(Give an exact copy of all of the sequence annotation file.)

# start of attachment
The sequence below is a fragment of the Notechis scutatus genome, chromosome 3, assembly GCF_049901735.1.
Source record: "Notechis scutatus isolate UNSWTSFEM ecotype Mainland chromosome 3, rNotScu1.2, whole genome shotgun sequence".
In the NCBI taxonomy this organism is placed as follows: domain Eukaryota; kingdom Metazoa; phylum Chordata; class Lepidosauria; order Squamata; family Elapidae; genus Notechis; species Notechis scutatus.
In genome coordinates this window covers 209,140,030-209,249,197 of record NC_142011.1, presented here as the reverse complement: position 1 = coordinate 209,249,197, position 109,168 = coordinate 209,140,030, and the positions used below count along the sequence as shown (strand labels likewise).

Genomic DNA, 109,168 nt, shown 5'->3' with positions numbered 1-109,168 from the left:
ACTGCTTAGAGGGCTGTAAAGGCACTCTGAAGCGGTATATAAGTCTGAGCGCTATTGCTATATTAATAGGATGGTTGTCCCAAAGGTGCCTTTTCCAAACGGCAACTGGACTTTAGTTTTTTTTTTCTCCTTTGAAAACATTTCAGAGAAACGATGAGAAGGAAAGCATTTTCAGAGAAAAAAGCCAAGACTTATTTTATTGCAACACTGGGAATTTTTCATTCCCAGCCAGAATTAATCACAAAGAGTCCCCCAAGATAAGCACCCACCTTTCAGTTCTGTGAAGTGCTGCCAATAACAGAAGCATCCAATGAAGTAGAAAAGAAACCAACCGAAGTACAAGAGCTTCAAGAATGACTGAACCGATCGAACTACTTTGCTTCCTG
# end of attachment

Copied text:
The sequence below is a fragment of the Notechis scutatus genome, chromosome 3, assembly GCF_049901735.1.
Source record: "Notechis scutatus isolate UNSWTSFEM ecotype Mainland chromosome 3, rNotScu1.2, whole genome shotgun sequence".
In the NCBI taxonomy this organism is placed as follows: domain Eukaryota; kingdom Metazoa; phylum Chordata; class Lepidosauria; order Squamata; family Elapidae; genus Notechis; species Notechis scutatus.
In genome coordinates this window covers 209,140,030-209,249,197 of record NC_142011.1, presented here as the reverse complement: position 1 = coordinate 209,249,197, position 109,168 = coordinate 209,140,030, and the positions used below count along the sequence as shown (strand labels likewise).

Genomic DNA, 109,168 nt, shown 5'->3' with positions numbered 1-109,168 from the left:
ACTGCTTAGAGGGCTGTAAAGGCACTCTGAAGCGGTATATAAGTCTGAGCGCTATTGCTATATTAATAGGATGGTTGTCCCAAAGGTGCCTTTTCCAAACGGCAACTGGACTTTAGTTTTTTTTTTCTCCTTTGAAAACATTTCAGAGAAACGATGAGAAGGAAAGCATTTTCAGAGAAAAAAGCCAAGACTTATTTTATTGCAACACTGGGAATTTTTCATTCCCAGCCAGAATTAATCACAAAGAGTCCCCCAAGATAAGCACCCACCTTTCAGTTCTGTGAAGTGCTGCCAATAACAGAAGCATCCAATGAAGTAGAAAAGAAACCAACCGAAGTACAAGAGCTTCAAGAATGACTGAACCGATCGAACTACTTTGCTTCCTG